Some Valley residents question the need for a large military presence and fear it will tarnish the area's image. And some are afraid of violence if and when the caravan of Central American migrants that the troops have been sent to confront reaches the U.S. border.
While the southern tip of Texas is the busiest corridor for illegal crossings, border agents make many arrests far from public view, on uninhabited banks of the Rio Grande and on nearby dirt paths and roads lined by thick brush.
"I feel safer here than when I go up to bigger cities," lifelong Rio Grande Valley resident Emmanuel Torres said Friday while working at a coffee shop in Brownsville, the region's largest city, with about 200,000 people.
Torres, 19, said the area feels "a lot like family," and he worries the military presence will fuel outsiders' perceptions of a dysfunctional border. "People that don't live here are just going to create a bigger negative image," Torres said.
When Trump pledged this week to send up to 15,000 troops to the border in response to the slow-moving caravan of migrants, he unnerved the economically struggling region of 1 million people that stretches over flat, sun-drenched citrus groves and farms of cotton, sugar cane and vegetables.
More than a dozen military members in fatigues were at the northern bank of the river, below the bridge, laying concertina wire. Other soldiers erected wire barriers on the bridge's pedestrian paths.
The largest caravan traveling through Mexico is still weeks away from the U.S. border, and migrants have given no indication where they might cross. The Rio Grande Valley is the shortest route from Central America but also one of the most dangerous.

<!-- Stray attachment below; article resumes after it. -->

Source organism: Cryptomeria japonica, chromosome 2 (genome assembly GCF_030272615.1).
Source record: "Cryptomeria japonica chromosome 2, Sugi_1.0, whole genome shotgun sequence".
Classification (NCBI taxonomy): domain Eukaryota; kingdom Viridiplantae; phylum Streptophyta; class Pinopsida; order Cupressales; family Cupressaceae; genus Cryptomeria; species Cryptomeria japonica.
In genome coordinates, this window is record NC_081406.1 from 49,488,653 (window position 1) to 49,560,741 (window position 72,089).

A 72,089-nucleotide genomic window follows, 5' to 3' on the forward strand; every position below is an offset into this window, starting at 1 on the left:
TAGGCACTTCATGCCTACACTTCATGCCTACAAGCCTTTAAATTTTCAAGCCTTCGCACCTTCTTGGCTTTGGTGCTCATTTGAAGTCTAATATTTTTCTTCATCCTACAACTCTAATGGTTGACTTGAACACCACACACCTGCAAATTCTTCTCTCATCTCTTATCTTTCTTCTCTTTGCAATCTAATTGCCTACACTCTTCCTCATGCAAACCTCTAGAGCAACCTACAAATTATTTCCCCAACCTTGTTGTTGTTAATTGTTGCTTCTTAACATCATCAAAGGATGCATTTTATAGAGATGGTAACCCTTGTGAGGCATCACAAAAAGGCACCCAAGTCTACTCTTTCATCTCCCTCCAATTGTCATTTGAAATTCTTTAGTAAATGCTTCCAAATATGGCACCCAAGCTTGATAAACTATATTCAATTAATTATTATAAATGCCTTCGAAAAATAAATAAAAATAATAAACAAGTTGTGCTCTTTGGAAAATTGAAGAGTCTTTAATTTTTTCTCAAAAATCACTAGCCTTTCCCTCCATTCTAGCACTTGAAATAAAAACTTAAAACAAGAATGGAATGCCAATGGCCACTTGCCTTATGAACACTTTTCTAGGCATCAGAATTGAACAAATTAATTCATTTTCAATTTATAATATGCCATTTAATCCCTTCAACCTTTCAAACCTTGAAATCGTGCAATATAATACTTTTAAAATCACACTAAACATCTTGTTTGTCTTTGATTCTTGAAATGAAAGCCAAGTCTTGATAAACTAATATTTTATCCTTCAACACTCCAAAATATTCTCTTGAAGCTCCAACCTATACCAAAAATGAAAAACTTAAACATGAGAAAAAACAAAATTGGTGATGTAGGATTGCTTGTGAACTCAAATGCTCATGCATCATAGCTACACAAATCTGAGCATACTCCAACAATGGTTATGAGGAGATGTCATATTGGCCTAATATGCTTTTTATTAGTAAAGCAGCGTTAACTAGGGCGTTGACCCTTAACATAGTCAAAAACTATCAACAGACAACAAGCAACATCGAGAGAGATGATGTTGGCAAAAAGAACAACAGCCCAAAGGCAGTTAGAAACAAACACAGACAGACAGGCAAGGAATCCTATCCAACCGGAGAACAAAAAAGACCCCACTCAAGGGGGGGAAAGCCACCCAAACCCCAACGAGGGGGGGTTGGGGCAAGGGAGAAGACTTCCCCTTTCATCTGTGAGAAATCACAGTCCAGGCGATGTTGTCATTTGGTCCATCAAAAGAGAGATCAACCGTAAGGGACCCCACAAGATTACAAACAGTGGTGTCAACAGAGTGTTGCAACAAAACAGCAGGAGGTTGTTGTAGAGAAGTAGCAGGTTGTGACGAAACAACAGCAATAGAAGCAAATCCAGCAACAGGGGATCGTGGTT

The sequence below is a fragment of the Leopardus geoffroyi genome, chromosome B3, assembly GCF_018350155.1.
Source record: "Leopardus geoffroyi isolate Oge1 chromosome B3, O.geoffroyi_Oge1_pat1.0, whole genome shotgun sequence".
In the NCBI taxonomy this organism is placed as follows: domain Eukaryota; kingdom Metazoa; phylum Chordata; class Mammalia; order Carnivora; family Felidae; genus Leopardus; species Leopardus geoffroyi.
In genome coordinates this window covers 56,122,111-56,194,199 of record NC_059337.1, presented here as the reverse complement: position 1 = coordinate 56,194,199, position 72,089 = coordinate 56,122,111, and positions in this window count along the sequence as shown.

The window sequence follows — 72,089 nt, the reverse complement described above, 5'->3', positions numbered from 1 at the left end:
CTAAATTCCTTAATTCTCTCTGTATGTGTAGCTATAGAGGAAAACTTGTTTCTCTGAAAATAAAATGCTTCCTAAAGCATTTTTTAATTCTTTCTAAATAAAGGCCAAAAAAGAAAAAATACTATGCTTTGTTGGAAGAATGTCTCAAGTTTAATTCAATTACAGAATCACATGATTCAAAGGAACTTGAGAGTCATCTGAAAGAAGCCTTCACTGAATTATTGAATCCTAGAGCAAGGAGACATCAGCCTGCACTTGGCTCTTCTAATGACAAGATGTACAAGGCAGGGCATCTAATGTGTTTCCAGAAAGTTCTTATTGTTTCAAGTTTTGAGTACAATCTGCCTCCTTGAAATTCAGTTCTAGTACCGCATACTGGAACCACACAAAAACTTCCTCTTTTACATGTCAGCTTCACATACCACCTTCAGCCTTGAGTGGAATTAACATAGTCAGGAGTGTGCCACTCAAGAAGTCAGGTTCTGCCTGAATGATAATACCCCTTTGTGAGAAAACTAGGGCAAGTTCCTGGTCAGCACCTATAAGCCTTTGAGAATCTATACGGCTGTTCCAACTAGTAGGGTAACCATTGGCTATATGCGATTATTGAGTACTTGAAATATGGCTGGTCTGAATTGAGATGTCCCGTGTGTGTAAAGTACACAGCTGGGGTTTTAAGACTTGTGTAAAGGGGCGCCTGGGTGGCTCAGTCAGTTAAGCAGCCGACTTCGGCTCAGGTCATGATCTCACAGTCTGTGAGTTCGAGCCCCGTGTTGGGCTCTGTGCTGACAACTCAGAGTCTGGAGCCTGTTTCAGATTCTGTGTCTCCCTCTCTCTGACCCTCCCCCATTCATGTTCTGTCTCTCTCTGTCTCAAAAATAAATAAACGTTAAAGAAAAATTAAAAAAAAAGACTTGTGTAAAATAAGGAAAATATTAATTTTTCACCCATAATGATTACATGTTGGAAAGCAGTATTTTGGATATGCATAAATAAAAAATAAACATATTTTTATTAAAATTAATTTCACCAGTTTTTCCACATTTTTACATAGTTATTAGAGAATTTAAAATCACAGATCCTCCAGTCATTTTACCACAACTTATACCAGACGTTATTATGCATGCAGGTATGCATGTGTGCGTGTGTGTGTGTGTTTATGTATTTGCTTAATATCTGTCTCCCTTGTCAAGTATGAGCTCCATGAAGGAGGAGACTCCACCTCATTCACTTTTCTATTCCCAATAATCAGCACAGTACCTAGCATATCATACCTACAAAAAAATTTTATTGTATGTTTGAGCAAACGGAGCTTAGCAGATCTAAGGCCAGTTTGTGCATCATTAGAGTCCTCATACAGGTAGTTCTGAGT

The troops are being sent in what has been described as a support role, helping border agents. But Trump said he told the military that if troops face rock-throwing migrants, they should react as though the rocks were rifles.
"It's all preparation in anticipation of the caravan," said Manuel Padilla Jr., the Border Patrol's Rio Grande Valley sector chief. "We're hoping that these people do not show up at the border. They're not going to be allowed in."
Conchita Padilla, a volunteer at the Brownsville Museum of Fine Art, said she believes the U.S. has the right to defend its borders. But she also said she is frightened by the troops because she doesn't know what they will do or how they will react to the caravan. "My worry is that if they fight each other, there might be innocent people in the way that are suffering consequences," said Padilla, 66. "We are just praying that they go in peace."
According to an analysis by The Associated Press of FBI statistics, nine U.S. cities along the Mexican border had a violent crime rate of nearly 346 offenses per 100,000 residents in 2017. That's lower than the national rate of almost 383. In Brownsville, it was 257, in McAllen, 144.
Those same nine border towns and cities also had a property crime rate of 2,058 offenses per 100,000 inhabitants. Nationwide, the estimated rate was just over 2,362 per 100,000. "It's almost shocking, but it's true," Jack Levin, director of Northeastern University's Brudnick Center on Violence. "The numbers don't lie."
|McAllen-Hidalgo International Bridge over the Rio Grande separating US & Mexico.|